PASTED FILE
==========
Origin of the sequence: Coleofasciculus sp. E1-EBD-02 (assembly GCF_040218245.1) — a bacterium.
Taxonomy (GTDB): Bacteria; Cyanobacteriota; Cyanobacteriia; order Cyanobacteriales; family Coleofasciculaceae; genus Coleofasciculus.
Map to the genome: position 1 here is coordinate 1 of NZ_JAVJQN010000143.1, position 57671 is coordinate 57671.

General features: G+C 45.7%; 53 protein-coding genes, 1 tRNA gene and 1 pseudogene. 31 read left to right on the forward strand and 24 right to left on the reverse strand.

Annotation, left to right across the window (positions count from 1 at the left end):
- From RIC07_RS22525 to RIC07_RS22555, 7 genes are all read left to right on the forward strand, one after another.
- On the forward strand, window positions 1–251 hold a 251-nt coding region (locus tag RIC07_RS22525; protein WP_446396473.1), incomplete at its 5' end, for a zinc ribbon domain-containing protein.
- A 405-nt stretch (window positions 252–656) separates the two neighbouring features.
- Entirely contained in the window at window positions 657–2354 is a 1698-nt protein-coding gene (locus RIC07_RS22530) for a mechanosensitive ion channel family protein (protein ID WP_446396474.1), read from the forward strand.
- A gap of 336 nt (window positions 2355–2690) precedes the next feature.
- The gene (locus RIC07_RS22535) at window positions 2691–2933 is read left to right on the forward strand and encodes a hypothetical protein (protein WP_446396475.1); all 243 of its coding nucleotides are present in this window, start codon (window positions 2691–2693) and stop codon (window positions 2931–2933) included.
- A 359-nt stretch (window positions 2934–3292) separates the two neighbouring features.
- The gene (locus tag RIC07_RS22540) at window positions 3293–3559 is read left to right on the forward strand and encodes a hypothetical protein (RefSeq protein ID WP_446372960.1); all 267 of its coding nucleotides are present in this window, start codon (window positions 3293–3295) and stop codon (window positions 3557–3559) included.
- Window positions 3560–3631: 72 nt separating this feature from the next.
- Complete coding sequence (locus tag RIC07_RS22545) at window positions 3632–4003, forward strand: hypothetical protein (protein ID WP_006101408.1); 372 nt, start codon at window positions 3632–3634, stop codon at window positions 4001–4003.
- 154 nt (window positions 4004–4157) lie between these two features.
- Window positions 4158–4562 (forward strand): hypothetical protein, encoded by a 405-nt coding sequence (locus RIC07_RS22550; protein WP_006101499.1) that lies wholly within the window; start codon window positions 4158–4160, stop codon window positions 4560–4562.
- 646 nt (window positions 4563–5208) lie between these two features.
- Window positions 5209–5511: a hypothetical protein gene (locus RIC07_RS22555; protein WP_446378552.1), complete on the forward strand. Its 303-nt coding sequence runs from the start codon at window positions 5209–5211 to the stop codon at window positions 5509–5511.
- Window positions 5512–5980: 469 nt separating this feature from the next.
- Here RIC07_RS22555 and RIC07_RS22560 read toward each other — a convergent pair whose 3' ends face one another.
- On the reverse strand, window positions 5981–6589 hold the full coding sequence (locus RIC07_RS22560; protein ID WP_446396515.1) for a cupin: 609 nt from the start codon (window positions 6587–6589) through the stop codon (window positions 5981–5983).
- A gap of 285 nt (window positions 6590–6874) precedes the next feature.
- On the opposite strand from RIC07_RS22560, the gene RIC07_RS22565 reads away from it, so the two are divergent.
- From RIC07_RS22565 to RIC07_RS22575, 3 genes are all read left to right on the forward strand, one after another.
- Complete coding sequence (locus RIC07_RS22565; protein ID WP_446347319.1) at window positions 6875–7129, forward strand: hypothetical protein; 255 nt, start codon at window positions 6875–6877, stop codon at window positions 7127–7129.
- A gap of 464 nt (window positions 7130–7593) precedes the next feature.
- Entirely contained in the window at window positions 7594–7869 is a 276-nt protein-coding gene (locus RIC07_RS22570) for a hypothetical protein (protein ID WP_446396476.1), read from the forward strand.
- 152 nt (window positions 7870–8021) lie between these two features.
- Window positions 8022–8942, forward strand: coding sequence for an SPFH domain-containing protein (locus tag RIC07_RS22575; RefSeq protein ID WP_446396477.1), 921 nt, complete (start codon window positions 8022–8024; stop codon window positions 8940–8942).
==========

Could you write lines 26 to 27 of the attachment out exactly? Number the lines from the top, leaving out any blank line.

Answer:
- Complete coding sequence (locus RIC07_RS22565; protein ID WP_446347319.1) at window positions 6875–7129, forward strand: hypothetical protein; 255 nt, start codon at window positions 6875–6877, stop codon at window positions 7127–7129.
- A gap of 464 nt (window positions 7130–7593) precedes the next feature.